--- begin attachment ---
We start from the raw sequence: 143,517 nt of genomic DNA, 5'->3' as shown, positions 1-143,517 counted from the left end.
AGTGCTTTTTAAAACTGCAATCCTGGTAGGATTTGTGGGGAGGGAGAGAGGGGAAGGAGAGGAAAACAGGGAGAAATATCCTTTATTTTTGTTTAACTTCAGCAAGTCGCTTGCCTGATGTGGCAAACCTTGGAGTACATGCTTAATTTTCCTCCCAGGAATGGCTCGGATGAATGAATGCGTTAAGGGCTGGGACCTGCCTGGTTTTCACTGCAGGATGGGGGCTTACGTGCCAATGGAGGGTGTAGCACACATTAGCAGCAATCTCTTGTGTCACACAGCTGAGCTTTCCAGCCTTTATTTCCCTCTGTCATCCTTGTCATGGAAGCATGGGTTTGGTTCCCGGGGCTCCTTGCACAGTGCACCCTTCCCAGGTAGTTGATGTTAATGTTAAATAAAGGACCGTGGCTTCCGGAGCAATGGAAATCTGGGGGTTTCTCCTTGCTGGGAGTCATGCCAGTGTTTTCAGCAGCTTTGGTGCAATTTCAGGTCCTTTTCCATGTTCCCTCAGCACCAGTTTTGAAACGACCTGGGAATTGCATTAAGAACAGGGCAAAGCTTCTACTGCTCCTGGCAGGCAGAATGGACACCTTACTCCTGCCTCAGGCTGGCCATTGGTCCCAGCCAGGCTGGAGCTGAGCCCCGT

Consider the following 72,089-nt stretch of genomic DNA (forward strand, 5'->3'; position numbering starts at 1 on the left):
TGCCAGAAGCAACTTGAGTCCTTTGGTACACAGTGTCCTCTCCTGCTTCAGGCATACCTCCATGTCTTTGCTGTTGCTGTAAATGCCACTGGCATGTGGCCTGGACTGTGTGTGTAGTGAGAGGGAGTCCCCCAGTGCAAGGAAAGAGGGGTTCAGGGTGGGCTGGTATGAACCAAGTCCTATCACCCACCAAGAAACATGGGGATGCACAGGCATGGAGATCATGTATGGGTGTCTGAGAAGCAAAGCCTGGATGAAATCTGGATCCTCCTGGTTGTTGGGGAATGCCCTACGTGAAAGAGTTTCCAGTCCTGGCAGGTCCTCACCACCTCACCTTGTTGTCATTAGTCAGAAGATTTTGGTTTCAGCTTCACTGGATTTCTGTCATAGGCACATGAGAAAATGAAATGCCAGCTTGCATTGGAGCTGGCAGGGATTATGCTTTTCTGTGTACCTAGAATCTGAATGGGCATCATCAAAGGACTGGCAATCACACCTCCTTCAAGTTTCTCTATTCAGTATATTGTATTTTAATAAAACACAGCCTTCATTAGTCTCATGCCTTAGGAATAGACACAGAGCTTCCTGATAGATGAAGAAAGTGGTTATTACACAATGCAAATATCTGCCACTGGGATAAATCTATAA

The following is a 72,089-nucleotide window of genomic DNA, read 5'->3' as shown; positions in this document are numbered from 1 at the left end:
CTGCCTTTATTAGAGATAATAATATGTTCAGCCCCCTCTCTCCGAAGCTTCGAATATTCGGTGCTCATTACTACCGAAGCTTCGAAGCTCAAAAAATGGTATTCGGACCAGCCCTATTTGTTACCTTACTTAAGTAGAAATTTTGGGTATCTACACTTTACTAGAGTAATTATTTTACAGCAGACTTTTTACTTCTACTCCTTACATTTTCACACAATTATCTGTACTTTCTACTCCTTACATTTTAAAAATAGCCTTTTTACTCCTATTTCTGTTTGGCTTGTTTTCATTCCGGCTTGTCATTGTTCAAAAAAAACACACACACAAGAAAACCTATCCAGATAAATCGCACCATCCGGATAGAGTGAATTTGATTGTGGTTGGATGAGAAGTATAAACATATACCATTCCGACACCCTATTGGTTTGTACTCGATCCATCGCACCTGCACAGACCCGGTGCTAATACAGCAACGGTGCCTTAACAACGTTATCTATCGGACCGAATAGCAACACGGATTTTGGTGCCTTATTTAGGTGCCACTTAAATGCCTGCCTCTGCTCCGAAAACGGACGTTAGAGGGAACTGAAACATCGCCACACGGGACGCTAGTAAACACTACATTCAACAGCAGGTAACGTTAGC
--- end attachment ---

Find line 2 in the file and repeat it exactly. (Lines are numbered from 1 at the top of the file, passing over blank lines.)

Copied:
AGTGCTTTTTAAAACTGCAATCCTGGTAGGATTTGTGGGGAGGGAGAGAGGGGAAGGAGAGGAAAACAGGGAGAAATATCCTTTATTTTTGTTTAACTTCAGCAAGTCGCTTGCCTGATGTGGCAAACCTTGGAGTACATGCTTAATTTTCCTCCCAGGAATGGCTCGGATGAATGAATGCGTTAAGGGCTGGGACCTGCCTGGTTTTCACTGCAGGATGGGGGCTTACGTGCCAATGGAGGGTGTAGCACACATTAGCAGCAATCTCTTGTGTCACACAGCTGAGCTTTCCAGCCTTTATTTCCCTCTGTCATCCTTGTCATGGAAGCATGGGTTTGGTTCCCGGGGCTCCTTGCACAGTGCACCCTTCCCAGGTAGTTGATGTTAATGTTAAATAAAGGACCGTGGCTTCCGGAGCAATGGAAATCTGGGGGTTTCTCCTTGCTGGGAGTCATGCCAGTGTTTTCAGCAGCTTTGGTGCAATTTCAGGTCCTTTTCCATGTTCCCTCAGCACCAGTTTTGAAACGACCTGGGAATTGCATTAAGAACAGGGCAAAGCTTCTACTGCTCCTGGCAGGCAGAATGGACACCTTACTCCTGCCTCAGGCTGGCCATTGGTCCCAGCCAGGCTGGAGCTGAGCCCCGT